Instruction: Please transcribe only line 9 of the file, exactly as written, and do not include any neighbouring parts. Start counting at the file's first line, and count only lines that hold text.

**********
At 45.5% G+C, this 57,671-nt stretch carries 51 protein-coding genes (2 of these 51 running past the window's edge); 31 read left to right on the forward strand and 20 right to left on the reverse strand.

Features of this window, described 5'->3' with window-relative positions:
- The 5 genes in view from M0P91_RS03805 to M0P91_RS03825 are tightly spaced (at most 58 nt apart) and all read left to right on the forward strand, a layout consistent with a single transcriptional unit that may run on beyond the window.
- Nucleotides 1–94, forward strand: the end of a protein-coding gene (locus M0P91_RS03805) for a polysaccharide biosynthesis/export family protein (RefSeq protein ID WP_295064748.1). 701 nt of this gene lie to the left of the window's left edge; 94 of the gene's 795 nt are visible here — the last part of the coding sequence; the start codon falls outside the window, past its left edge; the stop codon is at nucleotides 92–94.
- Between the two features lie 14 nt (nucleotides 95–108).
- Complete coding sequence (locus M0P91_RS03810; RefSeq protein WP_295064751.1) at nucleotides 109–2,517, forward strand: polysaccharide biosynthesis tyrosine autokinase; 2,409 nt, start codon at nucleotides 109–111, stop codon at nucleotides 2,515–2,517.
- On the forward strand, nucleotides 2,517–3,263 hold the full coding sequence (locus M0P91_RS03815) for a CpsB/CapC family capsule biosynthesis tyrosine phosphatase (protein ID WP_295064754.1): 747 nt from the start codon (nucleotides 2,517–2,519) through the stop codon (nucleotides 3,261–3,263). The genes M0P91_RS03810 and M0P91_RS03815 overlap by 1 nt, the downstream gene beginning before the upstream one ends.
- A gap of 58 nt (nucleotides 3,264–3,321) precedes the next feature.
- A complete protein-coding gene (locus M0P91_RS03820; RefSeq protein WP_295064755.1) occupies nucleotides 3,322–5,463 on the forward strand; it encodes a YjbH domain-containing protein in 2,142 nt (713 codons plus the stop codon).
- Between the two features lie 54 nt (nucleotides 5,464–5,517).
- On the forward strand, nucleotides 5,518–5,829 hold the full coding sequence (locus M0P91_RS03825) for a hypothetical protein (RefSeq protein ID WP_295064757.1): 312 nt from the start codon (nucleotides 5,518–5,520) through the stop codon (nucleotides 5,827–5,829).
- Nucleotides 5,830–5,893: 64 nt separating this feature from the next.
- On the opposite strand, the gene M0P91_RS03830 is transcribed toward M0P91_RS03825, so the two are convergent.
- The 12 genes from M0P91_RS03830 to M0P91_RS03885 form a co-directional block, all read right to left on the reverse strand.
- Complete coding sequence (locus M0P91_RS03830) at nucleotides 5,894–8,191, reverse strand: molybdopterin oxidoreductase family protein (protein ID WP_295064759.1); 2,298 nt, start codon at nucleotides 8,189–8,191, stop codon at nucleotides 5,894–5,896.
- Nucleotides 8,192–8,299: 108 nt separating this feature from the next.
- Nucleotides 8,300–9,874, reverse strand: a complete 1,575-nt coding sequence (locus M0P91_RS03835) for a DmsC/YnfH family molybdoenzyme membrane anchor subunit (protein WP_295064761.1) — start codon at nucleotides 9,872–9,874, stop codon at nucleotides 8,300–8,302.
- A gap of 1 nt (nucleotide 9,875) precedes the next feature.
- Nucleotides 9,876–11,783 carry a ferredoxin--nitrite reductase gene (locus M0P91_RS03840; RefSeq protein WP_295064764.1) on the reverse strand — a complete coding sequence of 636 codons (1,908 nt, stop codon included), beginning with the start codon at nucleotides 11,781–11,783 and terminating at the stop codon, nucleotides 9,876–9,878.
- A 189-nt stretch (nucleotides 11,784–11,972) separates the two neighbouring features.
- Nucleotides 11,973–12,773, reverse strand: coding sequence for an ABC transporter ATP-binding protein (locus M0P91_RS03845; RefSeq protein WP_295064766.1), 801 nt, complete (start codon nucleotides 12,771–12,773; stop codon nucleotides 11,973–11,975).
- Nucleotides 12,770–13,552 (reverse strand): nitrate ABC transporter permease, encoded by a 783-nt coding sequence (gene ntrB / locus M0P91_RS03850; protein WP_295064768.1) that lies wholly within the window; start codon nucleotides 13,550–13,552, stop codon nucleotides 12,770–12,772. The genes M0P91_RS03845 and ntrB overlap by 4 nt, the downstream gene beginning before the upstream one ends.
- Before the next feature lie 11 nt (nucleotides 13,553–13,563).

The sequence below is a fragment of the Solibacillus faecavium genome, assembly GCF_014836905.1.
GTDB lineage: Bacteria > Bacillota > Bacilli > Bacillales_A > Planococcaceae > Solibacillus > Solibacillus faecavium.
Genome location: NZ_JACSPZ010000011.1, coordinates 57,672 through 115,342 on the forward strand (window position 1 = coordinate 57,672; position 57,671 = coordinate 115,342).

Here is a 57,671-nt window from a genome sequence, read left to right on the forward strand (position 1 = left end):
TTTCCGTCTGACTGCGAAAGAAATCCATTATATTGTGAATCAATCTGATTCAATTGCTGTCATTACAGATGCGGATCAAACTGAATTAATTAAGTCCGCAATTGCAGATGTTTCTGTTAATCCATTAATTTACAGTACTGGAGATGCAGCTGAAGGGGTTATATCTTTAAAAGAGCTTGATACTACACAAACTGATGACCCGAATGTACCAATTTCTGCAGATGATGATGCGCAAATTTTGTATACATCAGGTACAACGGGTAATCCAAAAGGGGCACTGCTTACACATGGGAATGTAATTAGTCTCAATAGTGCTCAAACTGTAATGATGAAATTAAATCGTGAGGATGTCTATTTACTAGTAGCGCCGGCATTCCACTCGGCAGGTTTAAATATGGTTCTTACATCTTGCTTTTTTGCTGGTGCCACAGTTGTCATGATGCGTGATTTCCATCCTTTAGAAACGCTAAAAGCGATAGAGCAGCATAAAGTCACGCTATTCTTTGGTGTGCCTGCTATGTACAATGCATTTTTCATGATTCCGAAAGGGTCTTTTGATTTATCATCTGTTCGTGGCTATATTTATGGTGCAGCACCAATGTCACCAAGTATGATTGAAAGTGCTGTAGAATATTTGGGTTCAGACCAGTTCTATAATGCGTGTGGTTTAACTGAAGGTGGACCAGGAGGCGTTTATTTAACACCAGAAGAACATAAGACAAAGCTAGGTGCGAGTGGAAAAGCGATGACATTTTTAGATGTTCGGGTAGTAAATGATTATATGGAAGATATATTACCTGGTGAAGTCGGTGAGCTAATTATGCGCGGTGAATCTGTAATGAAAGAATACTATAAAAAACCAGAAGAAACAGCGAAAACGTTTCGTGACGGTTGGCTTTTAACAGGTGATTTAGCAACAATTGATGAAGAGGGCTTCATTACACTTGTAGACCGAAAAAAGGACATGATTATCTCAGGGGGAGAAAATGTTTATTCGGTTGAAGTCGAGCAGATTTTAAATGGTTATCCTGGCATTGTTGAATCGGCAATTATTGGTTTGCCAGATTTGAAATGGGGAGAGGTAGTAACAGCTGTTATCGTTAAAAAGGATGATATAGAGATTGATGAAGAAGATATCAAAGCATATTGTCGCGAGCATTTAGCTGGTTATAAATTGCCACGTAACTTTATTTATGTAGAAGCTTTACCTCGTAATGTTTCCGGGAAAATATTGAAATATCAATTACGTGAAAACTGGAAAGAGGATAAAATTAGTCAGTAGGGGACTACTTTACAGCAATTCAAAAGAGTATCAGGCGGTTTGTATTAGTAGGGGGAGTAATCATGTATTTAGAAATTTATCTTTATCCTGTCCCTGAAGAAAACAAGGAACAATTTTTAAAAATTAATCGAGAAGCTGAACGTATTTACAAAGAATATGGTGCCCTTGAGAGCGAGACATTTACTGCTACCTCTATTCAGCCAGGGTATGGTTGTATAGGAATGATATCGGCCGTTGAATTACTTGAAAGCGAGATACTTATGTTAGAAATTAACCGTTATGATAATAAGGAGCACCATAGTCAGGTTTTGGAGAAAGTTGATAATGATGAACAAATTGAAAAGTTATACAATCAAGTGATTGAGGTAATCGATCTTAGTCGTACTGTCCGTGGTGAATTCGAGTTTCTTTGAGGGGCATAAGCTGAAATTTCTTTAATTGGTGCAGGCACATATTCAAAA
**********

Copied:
- A complete protein-coding gene (locus M0P91_RS03820; RefSeq protein WP_295064755.1) occupies nucleotides 3,322–5,463 on the forward strand; it encodes a YjbH domain-containing protein in 2,142 nt (713 codons plus the stop codon).